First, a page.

And under this aging NATO today, the U.S. is committed to treat an attack on any one of 28 nations from Estonia to Montenegro to Romania to Albania as an attack on the United States.

The time is ripe for a strategic review of these war guarantees to fight a nuclear-armed Russia in defense of countries across the length of Europe that few could find on a map.

Apparently, President Donald Trump, on trips to Europe, raised questions as to whether these war guarantees comport with vital U.S. interests and whether they could pass a rigorous cost-benefit analysis.

The shock of our establishment that Trump even raised this issue in front of Europeans suggests that the establishment, frozen in the realities of yesterday, ought to be made to justify these sweeping war guarantees.

Celebrated as “the most successful alliance in history,” NATO has had two histories. Some of us can yet recall its beginnings.

In 1948, Soviet troops, occupying eastern Germany all the way to the Elbe and surrounding Berlin, imposed a blockade on the city.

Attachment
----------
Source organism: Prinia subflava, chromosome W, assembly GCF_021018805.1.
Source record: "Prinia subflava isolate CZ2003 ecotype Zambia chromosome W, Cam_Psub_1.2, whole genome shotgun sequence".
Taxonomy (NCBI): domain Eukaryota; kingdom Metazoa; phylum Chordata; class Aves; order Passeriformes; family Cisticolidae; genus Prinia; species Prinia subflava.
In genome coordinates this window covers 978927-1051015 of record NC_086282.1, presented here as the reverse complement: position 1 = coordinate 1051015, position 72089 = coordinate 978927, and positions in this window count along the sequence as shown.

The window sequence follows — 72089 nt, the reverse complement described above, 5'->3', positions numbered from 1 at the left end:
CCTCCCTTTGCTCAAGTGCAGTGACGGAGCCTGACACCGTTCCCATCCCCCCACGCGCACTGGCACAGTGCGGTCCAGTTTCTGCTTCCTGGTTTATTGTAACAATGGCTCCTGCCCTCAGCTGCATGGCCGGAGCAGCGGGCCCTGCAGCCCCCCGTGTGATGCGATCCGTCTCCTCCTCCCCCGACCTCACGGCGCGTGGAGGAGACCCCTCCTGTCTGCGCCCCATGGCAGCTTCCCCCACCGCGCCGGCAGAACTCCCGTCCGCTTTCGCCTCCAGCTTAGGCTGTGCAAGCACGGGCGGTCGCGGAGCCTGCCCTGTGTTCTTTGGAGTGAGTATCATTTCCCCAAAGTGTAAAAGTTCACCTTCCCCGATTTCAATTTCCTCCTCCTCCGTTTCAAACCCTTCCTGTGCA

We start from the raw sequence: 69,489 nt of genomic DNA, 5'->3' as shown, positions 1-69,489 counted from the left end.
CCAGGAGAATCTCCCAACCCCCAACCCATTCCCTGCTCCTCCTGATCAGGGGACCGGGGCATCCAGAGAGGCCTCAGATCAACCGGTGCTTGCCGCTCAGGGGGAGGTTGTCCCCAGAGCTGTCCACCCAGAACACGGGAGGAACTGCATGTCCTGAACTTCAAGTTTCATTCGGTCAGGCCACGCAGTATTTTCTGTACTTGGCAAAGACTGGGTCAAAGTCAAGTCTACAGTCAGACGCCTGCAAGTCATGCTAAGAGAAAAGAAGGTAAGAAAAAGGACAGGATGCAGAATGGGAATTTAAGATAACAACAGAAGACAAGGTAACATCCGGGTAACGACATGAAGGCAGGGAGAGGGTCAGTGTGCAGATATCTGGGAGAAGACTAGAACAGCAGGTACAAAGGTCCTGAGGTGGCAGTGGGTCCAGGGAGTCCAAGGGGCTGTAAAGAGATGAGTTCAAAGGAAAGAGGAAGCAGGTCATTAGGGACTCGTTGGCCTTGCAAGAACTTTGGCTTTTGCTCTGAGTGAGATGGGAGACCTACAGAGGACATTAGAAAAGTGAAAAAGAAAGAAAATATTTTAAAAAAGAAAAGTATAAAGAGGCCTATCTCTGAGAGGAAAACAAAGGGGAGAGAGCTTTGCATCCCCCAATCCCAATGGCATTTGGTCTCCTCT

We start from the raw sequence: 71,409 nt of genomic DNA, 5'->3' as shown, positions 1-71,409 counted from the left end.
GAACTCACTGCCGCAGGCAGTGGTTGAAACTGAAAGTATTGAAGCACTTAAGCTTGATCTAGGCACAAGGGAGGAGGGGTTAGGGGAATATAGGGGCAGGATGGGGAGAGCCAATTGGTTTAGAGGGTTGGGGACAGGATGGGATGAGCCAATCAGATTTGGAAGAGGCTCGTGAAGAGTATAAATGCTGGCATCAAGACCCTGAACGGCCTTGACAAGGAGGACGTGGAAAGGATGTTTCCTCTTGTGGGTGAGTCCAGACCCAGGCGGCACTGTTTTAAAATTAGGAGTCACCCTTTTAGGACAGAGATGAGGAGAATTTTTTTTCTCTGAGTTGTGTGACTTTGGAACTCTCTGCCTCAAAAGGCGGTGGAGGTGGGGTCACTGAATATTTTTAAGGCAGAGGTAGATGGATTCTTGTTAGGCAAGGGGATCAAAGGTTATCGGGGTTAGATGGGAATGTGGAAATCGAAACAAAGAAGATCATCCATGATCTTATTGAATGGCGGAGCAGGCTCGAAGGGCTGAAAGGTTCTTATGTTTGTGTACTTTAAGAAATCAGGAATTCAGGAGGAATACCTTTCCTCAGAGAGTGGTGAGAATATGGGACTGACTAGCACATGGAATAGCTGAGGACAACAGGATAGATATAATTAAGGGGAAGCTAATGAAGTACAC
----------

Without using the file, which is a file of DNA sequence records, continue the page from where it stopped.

The regime in Prague was overthrown in a Communist coup. Foreign minister Jan Masaryk fell, or was thrown, from a third-story window to his death. In 1949, Stalin exploded an atomic bomb.

As the U.S. Army had gone home after V-E Day, the U.S. formed a new alliance to protect the crucial European powers — West Germany, France, Britain, Italy. Twelve nations agreed that an attack on one would be treated as an attack on them all.

Cross the Elbe and you are at war with us, including the U.S. with its nuclear arsenal, Stalin was, in effect, told. Hundreds of thousands of U.S. troops returned to Europe to send the message that America was serious.

Crucial to the alliance was the Yalta line dividing Europe agreed to by Stalin, FDR and Churchill at the 1945 Crimean summit on the Black Sea.

U.S. presidents, even when monstrous outrages were committed in Soviet-occupied Europe, did not cross this line into the Soviet sphere.

Truman did not send armored units up the highway to Berlin. He launched an airlift to break the Berlin blockade. Ike did not intervene to save the Hungarian rebels in 1956. JFK confined his rage at the building of the Berlin Wall to the rhetorical: “Ich bin ein Berliner.”

LBJ did nothing to help the Czechs when, before the Democratic convention in 1968, Leonid Brezhnev sent Warsaw Pact tank armies to crush the Prague Spring.

When the Solidarity movement of Lech Walesa was crushed in Gdansk, Reagan sent copy and printing machines. At the Berlin Wall in 1988, he called on Mikhail Gorbachev to “tear down this wall.”

Reagan never threatened to tear it down himself.